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Postcards for Josie offer glimpse into everyday life in early 1900s

Life was different back in the early 20th century, yet somehow the same

I get it. As my siblings and I struggle to sort out the treasures from the junk in my parents’ home of 35 years, I can fully understand the many small but heart-wrenching decisions made by families as elderly people pass away or go into care.

What to keep and what must go?

The reality is it can’t all be kept.

My mother, unknown to any of us, made all sorts of notes over the years. Who is to get Great Great Granny Laidlaw’s Wedgwood platter or Grandfather Fletcher’s steamer trunk?

This has made this process a lot simpler, but yet there are the other things.

A stack of 78 Victrola records, vintage glassware and linens, and a multitude of small knickknacks given as favours at long forgotten special occasions.

At his request, I took charge of my father’s genealogy research and filled three extra large totes with books, which represents only a tiny fraction of his extensive library.

These hard choices must also have been made in the years since the passing of Miss Josephine Green in 1977.

Some sentimental person in the extended Green family of Innisfil Township must have cared for her treasured keepsakes for a further 40 years until perhaps they too could keep them no longer.

A pretty biscuit tin arrived at a thrift shop in south-end Barrie several years ago and, upon opening it up, it was found to contain a collection of old sepia photographs and some tintypes, wedding invitations, greeting cards and an abundance of postcards beginning in 1910 when Josephine Green was six years old.

The simple collection touched the hearts of the thrift-store staff and they put the tin aside for a time and then passed it on to me. Perhaps there was some historic value in the bits and pieces. Maybe a story could be built on the clues within.

The first postcards came from Toronto, including one gem that shows Old City Hall towering over just about everything else in the area.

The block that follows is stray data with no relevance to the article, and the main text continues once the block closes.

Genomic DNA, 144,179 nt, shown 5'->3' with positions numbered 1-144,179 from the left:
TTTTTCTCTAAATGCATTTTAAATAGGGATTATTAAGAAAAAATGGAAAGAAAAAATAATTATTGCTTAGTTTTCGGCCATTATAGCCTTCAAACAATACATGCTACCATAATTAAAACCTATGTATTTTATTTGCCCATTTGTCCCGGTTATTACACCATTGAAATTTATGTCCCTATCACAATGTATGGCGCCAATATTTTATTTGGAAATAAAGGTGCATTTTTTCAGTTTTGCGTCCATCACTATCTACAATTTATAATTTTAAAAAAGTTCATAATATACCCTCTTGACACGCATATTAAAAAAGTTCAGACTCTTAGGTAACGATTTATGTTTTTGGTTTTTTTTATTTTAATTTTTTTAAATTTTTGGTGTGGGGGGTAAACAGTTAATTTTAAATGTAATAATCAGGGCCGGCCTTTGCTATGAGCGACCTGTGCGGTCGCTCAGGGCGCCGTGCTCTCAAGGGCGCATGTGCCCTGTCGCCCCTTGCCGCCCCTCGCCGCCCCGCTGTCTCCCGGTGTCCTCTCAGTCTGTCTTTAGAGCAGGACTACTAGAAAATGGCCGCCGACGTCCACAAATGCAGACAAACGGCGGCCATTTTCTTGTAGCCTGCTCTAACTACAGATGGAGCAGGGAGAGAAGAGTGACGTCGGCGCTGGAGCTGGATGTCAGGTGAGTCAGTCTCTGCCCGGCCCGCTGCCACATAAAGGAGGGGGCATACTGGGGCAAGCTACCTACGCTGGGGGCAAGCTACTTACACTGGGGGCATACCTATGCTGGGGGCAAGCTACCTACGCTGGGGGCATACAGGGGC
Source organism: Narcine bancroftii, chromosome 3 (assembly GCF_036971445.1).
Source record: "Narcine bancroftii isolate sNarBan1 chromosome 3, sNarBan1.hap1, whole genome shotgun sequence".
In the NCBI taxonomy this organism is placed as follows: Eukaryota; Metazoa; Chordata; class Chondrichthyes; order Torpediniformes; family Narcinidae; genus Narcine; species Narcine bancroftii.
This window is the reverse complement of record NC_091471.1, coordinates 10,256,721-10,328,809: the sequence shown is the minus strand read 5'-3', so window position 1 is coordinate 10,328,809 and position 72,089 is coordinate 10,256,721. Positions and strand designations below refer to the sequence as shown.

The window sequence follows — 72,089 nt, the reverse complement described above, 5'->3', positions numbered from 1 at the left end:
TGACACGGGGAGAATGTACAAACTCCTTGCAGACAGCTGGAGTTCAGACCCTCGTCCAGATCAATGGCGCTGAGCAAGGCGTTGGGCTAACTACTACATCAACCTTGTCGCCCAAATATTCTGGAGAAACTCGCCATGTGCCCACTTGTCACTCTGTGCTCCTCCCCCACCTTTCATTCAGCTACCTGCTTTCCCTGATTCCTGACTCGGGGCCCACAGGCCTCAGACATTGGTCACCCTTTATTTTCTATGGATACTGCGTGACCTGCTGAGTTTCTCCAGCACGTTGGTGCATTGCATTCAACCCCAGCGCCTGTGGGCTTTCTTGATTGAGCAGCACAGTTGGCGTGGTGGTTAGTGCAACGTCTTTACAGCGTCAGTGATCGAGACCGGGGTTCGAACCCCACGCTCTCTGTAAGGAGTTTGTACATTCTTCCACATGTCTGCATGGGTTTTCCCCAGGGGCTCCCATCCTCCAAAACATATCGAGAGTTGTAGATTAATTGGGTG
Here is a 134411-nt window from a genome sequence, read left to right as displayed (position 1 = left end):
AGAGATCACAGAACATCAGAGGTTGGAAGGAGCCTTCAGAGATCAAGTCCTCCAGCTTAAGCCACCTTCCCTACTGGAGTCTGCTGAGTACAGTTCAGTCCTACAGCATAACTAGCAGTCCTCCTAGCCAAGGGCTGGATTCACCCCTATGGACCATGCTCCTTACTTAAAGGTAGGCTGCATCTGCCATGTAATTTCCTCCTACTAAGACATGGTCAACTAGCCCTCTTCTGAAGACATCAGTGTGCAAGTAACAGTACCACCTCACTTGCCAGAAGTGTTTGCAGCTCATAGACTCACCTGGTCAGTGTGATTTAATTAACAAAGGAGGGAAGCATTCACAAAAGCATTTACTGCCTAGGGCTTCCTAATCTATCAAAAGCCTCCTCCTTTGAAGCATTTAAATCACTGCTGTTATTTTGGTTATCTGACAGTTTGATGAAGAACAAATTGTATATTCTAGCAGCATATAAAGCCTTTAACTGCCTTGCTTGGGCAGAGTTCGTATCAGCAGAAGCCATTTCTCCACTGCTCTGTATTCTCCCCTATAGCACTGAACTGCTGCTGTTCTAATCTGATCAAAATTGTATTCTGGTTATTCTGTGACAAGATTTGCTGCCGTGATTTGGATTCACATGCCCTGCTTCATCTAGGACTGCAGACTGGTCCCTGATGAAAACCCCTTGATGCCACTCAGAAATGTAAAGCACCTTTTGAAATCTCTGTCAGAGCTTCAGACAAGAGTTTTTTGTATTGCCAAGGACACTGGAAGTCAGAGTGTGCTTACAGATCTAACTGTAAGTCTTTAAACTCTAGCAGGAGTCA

Often addressed to Miss ‘Josie’ Green of Fairview Farm in the tiny hamlet of Craigvale just outside of Stroud, each contained a short note from one of several loving aunts.

“Dear Josephine, I sent your Mama an express order for butter and eggs last Friday. Please let me know if she got it all right. Hope all are well. We are all well. Love from Aunt Hattie.” September 18, 1913.

Beginning in 1917, as the Great War wore on, conscription of Canadian men became necessary to replace the lost and wounded soldiers overseas.

Broke and weary, Josephine’s recently drafted elder brother, Clarence, sent a postcard depicting Amherst, Nova Scotia, as he anxiously awaited sailing orders.

“Dear sister and all, just a few lines to let you know that I have not got a cent of money yet so I think it should soon come to me or go home. I am just strapped except a bit I keep for postage stamps and it is getting small. I am well and hope this finds you all well too. From C.W.G. 1st Comp.” July 5, 1918

A later postcard, with the cartoon image of a bedraggled soldier on the reverse side, arrived from Clarence.

“Dear sister, this card is just how I feel but I have to finish my job first and it is not so bad since I came to this hospital. No brass and no rifle to look after so I will close. C.W.G. with love.”

In 1919, Josephine’s elder sister, Florence, a frequent writer, had recently married C.L. McCabe of Thunder Bay and relocated to that area.

“If you miss me like I miss you, I pity you all. Flo.”

The four oldest brothers, Frank, Fred, Clarence and Arthur, all travelled out west one year to work on the Prairie grain harvest.

In Winnipeg, they took a moment to document their trip by posing for a group portrait. A postcard arrived in Craigvale before the boys returned home to the family farm.

“We are harvesting, mowing, all the wheat cut and are starting the oats tomorrow. I guess you are all done by this time. We heard that Pa had the best crop that ever grew on that farm this year. Love from the boys.”

These cards and letters offer quick glimpses into the lives of a large but close knit early 20th-century rural family in Simcoe County. Ornate Valentine greetings and wedding invitations mix with funeral cards and jotted notes about the passing of close neighbours.

Life was different back then, but yet somehow the same.

Each week, the Barrie Historical Archive provides BarrieToday readers with a glimpse of the city’s past. This unique column features photos and stories from years gone by and is sure to appeal to the historian in each of us.

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Mary Harris

About the Author: Mary Harris

Mary Harris is the Director of History and Research at the Barrie Historical Archive. The Barrie Historical Archive is a free, online archive that centralizes Barrie's historical content.
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